The 7 Marine Turtle Species In The World

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Currently, there are 7 marine turtle species that live in every ocean around the world. The concerning factor about our sea turtle species is that they are either endangered or threatened. People can do so much better to save them instead of harming the population of these gentle creatures. Below are the 7 marine turtle species along with some basic details about them.

1Flatback

image: IOSEA

The flatter dome on the shell has earned this sea turtle its common name, short for Australian flatback sea turtle. This sea turtle species is olive green or gray-green in color with a carapace of 76 to 96 centimeters in length. The hatchlings of this species are the largest of any sea turtle, with a carapace length of around 6 centimeters. Flatback turtles are the least studied species among the 7 so there is not a lot of information about them.

The flatback sea turtle is the only sea turtle species endemic to Australia’s sandy beaches and shallow coastal waters. They inhabit shallow soft-bottomed subtropical and tropical waters, especially in bays, estuaries, grassy areas, lagoons, and places with a soft-bottomed sea bed. In fact, it has the smallest range among the 7 marine turtle species out there as they only breed in Australia. These turtles do not migrate like others at all as their nesting sites are across Queensland.

In spite of being omnivores, flatback sea turtles have a preference for a carnivorous diet. They feed mostly on invertebrates, jellyfish, mollusks, sea cucumbers, shrimps, and soft corals that they can find within the shallow waters. Occasionally, they feed on seagrasses but not too often. Not different from other marine turtle species, the hatchlings of this species also face many threats. Their predators are everywhere such as crabs, dingos, feral dogs, feral pigs, red foxes, saltwater crocodiles, sea birds, and especially sharks.

Apart from the natural threats, humans also pose a number of threats to their population. Flatback turtles and all marine turtles are facing by-catch, climate change, habitat loss, nesting site destruction, pollution, wildlife trade, and more. Indigenous people also collect their eggs and hunt them for meat as part of their traditional hunting.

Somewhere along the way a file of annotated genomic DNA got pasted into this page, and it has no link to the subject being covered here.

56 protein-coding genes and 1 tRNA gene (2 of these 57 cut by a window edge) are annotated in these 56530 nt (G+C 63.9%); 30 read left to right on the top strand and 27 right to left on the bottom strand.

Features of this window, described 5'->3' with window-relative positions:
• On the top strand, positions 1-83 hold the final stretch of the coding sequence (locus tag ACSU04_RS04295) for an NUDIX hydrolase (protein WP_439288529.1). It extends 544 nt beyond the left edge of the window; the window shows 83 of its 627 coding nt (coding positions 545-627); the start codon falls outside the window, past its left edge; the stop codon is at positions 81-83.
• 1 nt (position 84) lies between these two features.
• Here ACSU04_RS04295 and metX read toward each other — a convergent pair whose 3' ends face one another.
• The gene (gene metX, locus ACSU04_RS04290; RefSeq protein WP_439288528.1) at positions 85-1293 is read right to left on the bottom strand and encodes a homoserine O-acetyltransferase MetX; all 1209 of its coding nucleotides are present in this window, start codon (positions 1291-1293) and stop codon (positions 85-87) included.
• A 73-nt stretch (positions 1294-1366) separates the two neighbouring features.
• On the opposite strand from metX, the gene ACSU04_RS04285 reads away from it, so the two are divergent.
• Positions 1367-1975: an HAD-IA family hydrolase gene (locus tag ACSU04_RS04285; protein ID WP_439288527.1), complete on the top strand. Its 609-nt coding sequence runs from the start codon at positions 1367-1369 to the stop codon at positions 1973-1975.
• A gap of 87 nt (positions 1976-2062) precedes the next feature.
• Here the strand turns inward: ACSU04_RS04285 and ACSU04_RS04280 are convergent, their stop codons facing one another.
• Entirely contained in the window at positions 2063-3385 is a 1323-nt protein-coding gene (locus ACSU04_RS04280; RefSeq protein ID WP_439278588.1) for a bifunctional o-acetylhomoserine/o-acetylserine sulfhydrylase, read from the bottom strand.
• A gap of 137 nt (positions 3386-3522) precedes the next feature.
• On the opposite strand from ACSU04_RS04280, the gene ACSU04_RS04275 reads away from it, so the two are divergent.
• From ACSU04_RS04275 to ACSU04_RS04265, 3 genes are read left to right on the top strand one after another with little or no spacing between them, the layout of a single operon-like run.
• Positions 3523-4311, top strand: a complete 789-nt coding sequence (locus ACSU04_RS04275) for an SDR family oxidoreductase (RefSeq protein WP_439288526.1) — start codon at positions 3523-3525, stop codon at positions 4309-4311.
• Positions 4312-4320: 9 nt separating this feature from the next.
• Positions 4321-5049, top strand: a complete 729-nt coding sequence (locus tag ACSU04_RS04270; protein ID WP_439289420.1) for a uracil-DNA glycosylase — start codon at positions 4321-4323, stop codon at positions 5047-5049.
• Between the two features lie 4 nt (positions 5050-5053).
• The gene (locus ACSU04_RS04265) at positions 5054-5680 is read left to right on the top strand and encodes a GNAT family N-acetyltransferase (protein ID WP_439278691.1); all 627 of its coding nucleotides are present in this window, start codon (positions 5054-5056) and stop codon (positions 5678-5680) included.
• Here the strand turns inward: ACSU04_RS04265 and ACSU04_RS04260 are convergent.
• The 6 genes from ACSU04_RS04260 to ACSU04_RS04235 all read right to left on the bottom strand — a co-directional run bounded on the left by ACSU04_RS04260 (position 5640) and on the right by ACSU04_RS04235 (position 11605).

2Green Turtle

Green turtle, aka green sea turtle, aka black (sea) turtle, or Pacific green turtle is a large sea turtle species. Adult green turtles can grow up to 1.5 meters long, with an average weight of 68 to 190 kilograms. This marine turtle species has a very short snort and unhooked beak, and it cannot pull its neck into the shell. The carapace of the turtle is from 78 to 112 centimeters with various color patterns that change over time. Adults have black or brown carapaces with marbled or spotted rays while juveniles have dark brown to olive carapaces.

The range of these turtles is throughout the subtropical and tropical oceans around the world. There are 3 types of habitats that they live in during various life stages. They began from the beach, of course, and they spend most of their time in shallow coastal areas as they mature. As adults, green sea turtles frequent inshore bays, lagoons, and shoals with lush seagrass meadows instead. As juveniles, they are carnivorous so they eat crustaceans, fish, eggs, jellyfish, mollusks, and small invertebrates. They will become omnivores when they mature so they also feed on algae, leaves, seagrasses, tree barks, and more.

Only humans and large sharks, specifically tiger sharks feed on the green turtles of all sizes. While juveniles fall prey to literally anything such as crabs, shorebirds, small marine mammals, and more. This marine turtle species is susceptible to a variety of parasites such as barnacles, cestodes, leeches, nematodes, and protozoans. Barnacles attach to their carapaces while leeches attach to their flippers and skins which lead to blood loss. The rest of the parasites cause infections to their intestinal tract and liver which lead to the turtle’s death.

3Hawksbill

An adult hawksbill turtle can grow up to a meter long, weighing around 80 kilograms. When it comes to the appearance, this marine turtle species looks a lot different from the others. A hawksbill has an elongated and tapered head with a beak-like mouth and a sharply hooked beak that resembles a bird’s beak. Also, its forelimbs have two visible claws on each flipper. The unique thing about this marine turtle is the carapace which has an amber background with light and dark streak patterns. That is not all, this species is also biofluorescent which makes it the first reptile with this characteristic.

Hawksbill turtles are omnivores, and sea sponges take from 70% to 95% of their diet. This is great because they help maintain the health of coral reefs by removing sponges from the reef’s surface. This also allows better access for reef fish to feed which is a total plus. Apart from that, they also feed on algae, crustaceans, fish, jellyfish, marine plants, mollusks, sea anemones, and sea urchins. Just so you know, this sea turtle consumes venomous cnidarians like hydrozoan and Portuguese man o’ war. So it is possible that their flesh can be toxic.

Hawksbill sea turtles have a wide range, mostly in tropical coral reefs of the Atlantic, Indian, and Pacific Oceans. They are usually seen resting in caves and ledges in and around the reeds during the day. Since they are migratory, they also inhabit a wide range of habitats from lagoons and open oceans to mangrove swamps.

The hawksbill sea turtle is a critically endangered marine turtle species despite the global distribution. Habitat loss, nesting area loss, and pollution affect their population greatly while human and animal encroachment threatens their nesting sites.